Court to contractors: E-verify enforcement starts Sept. 8

Federal contractors must comply starting Sept. 8

The requirement to use electronic employment verification for federal contractors has cleared a potential legal hurdle, easing the way for enforcement to start Sept. 8.

A district judge on Aug. 26 ruled against organizations that were attempting to stop the electronic employment verification requirement. The U.S. District Court for the Southern District of Maryland upheld the Homeland Security Department’s E-Verify requirement that ordered federal contractors to register and participate in the Internet-based electronic employment verification system. The lawsuit had been brought by the U.S. Chamber of Commerce and other parties.

Update: Plaintiffs file for injunction, appeal planned

The Obama administration previously had set the Sept. 8 enforcement date after three postponements. DHS Secretary Janet Napolitano announced in July that the department will start enforcing the rule Sept. 8.

E-Verify is a Web-based system run by DHS in partnership with the Social Security Administration. About 134,000 employers use the system, and 12 states have made using E-Verify a requirement for state workers, state contractors or both.

Employers use E-Verify by entering the Social Security numbers of prospective new hires and current employees. If there is a match, the employee is eligible for work. If not, the employee is advised to contact SSA to determine the source of the problem. DHS acknowledges a 3.9 percent rate of nonmatches in the system; however, critics contend the error rate is higher because the system is not designed to catch stolen or borrowed Social Security numbers.

About the Author

Alice Lipowicz is a staff writer covering government 2.0, homeland security and other IT policies for Federal Computer Week.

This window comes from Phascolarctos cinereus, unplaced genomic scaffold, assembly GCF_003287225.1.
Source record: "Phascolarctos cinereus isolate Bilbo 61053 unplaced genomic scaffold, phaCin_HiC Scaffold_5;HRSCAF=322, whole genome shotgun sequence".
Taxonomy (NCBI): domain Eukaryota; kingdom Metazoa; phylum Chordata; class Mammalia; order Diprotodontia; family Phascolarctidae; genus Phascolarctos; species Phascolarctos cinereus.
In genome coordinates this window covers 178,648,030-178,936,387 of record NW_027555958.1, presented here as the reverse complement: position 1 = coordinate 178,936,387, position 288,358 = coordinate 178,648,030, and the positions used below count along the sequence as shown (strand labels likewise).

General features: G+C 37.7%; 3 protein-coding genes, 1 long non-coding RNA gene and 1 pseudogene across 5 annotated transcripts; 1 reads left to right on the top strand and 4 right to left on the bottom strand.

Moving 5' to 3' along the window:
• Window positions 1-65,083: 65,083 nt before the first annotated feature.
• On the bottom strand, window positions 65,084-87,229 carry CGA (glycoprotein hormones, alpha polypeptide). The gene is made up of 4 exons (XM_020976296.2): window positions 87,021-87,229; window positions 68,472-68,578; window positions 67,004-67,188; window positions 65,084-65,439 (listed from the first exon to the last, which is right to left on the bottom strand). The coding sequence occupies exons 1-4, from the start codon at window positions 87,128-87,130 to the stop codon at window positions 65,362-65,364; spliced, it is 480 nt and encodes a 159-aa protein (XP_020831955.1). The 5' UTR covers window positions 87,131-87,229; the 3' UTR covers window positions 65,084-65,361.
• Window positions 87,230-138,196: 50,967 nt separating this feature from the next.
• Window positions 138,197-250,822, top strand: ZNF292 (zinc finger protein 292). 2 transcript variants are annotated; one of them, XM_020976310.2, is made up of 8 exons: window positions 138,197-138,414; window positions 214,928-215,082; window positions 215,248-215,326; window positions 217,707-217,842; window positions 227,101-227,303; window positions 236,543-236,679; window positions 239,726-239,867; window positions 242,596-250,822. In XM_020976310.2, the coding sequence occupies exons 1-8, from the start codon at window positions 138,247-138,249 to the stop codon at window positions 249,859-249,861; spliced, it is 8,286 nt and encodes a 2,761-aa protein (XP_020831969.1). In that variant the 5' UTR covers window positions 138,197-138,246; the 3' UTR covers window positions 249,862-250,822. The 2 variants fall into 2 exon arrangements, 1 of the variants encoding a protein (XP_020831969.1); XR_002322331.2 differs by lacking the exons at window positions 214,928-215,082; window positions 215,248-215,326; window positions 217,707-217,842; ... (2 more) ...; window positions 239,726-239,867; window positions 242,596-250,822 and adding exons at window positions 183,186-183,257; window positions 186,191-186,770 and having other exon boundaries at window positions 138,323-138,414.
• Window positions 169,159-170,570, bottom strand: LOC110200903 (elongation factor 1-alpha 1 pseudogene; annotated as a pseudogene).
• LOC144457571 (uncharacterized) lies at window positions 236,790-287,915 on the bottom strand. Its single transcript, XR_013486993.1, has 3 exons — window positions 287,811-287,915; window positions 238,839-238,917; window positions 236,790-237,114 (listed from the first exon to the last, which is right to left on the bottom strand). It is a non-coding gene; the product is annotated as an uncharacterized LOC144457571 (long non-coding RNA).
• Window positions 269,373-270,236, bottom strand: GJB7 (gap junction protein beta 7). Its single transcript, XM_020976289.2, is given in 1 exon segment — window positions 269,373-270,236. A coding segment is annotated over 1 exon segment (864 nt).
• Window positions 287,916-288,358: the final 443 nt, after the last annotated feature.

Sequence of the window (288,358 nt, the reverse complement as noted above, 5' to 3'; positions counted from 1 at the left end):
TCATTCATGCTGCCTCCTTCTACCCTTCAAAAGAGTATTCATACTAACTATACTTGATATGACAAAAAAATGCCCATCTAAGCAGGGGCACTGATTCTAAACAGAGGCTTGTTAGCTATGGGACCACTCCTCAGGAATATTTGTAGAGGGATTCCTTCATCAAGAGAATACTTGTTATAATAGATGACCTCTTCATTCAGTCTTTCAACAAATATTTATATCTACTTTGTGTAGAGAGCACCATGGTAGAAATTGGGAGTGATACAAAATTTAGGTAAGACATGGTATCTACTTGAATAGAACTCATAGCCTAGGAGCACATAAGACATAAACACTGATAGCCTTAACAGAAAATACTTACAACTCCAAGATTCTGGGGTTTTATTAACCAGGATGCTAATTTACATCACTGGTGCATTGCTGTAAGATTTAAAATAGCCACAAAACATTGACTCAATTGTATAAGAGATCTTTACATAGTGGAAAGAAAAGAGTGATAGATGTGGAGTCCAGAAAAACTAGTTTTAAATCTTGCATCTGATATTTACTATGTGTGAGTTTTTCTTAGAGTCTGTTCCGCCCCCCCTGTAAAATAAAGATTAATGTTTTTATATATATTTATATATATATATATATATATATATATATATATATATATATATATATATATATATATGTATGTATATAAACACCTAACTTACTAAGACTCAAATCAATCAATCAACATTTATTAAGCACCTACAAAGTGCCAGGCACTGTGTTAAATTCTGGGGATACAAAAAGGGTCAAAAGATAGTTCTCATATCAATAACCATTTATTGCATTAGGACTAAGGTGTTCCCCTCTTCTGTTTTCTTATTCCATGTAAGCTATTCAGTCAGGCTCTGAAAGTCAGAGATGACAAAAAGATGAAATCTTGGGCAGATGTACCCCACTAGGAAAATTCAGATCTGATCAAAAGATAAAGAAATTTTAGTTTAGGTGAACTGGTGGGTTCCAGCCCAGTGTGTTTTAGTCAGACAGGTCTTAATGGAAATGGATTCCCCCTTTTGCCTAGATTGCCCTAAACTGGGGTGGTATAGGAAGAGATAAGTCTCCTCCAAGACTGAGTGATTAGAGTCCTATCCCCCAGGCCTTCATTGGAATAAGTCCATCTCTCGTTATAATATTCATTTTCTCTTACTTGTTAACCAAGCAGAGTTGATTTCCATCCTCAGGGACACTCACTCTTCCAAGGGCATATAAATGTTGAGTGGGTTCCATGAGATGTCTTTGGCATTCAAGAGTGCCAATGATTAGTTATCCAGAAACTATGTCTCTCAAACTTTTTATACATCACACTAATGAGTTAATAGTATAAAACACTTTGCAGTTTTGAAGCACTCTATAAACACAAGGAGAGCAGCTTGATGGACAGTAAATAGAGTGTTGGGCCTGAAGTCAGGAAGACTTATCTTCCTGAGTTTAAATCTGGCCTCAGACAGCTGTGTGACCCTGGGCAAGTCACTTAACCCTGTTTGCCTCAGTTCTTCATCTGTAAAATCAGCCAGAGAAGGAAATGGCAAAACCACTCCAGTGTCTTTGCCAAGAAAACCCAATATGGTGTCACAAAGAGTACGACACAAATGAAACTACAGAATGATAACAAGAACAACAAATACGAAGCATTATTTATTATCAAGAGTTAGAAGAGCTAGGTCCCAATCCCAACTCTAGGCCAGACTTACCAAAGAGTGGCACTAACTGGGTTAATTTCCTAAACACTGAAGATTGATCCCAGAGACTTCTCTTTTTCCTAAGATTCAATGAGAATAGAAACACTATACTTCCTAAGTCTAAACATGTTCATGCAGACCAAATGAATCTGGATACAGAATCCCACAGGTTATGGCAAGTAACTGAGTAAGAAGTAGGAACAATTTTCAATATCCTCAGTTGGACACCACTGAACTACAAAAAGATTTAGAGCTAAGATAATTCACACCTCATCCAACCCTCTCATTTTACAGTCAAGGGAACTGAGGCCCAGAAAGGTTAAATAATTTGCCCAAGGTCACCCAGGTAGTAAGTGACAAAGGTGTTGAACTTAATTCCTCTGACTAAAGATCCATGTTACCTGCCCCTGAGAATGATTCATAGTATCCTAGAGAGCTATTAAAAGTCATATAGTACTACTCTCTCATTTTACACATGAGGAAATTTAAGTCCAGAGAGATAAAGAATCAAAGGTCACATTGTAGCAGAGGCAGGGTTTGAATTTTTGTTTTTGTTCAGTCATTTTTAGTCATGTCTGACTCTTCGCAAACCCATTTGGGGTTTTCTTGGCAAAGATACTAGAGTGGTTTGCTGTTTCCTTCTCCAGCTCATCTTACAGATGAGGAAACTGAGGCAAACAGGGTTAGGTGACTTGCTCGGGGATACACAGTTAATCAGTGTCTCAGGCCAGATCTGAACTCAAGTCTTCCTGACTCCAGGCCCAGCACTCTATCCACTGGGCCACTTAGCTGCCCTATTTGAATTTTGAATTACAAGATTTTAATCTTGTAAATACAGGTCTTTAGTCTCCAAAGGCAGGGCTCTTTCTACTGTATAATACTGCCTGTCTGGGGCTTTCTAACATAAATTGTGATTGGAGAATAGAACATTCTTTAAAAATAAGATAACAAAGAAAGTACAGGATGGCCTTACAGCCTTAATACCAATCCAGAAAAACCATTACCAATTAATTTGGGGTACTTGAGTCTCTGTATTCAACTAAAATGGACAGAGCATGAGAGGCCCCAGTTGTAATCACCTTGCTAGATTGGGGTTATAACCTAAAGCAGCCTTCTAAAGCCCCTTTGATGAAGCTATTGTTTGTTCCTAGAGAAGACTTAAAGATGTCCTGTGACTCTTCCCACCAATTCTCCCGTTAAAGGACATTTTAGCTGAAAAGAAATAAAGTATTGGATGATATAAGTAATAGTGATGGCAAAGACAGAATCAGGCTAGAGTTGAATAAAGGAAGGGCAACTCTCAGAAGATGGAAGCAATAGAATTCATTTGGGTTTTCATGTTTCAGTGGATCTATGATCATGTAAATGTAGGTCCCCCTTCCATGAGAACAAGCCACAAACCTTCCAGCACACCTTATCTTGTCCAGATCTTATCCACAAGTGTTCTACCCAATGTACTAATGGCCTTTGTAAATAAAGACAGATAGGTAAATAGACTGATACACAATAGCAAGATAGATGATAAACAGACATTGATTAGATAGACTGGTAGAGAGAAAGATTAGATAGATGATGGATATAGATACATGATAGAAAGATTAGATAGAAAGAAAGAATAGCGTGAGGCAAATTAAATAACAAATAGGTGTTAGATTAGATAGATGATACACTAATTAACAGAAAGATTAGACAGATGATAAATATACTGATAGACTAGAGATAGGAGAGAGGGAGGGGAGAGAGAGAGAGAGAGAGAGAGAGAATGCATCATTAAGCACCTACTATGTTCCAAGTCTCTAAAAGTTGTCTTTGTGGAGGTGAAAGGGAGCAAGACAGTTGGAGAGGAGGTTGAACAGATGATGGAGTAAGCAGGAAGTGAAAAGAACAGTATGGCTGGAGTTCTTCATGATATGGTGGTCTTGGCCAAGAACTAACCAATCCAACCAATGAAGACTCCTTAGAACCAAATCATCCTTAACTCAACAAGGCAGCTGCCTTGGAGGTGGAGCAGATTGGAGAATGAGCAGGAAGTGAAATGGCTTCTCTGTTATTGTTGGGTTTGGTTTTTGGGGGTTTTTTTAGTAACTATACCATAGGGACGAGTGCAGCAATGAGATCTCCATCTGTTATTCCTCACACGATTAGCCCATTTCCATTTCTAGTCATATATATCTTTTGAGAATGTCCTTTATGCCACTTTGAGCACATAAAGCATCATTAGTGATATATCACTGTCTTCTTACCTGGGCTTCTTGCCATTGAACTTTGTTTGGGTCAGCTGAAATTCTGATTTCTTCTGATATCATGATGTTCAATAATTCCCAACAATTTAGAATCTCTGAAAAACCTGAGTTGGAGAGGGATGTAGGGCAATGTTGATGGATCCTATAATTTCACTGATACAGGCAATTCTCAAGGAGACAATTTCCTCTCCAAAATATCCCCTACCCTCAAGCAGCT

Reader Comments

Thu, Sep 3, 2009 femtobeam USA

This system is not ready yet and after Sept. 8 if it goes into effect, it will give the subcontractors, like Boeing, of the DHS undue influence with their partners in communications security. With AT&T under investigation for selling time on the minds of persons to paying customers and the role that DHS has in security, it seems that only a system that can not be tampered with and is 100% accurate and verifiable can be put into place. DHS still has not been able to locate the source of fraud from Katrina. They will have no control and no ability to oversee re-routing on the networks they use and therefore no control over what happens with false information. Network security is critical now. Something as important as identity needs to be government owned and operated, not subcontracted to attorney led initiatives to control government funds and contracts. AutoLaw is what is required and NIST under Commerce where the real scientists are brought this suit for a reason. Securing the networks requires the President and other countries as well, not infighting between subcontractors of different Gov Agencies.

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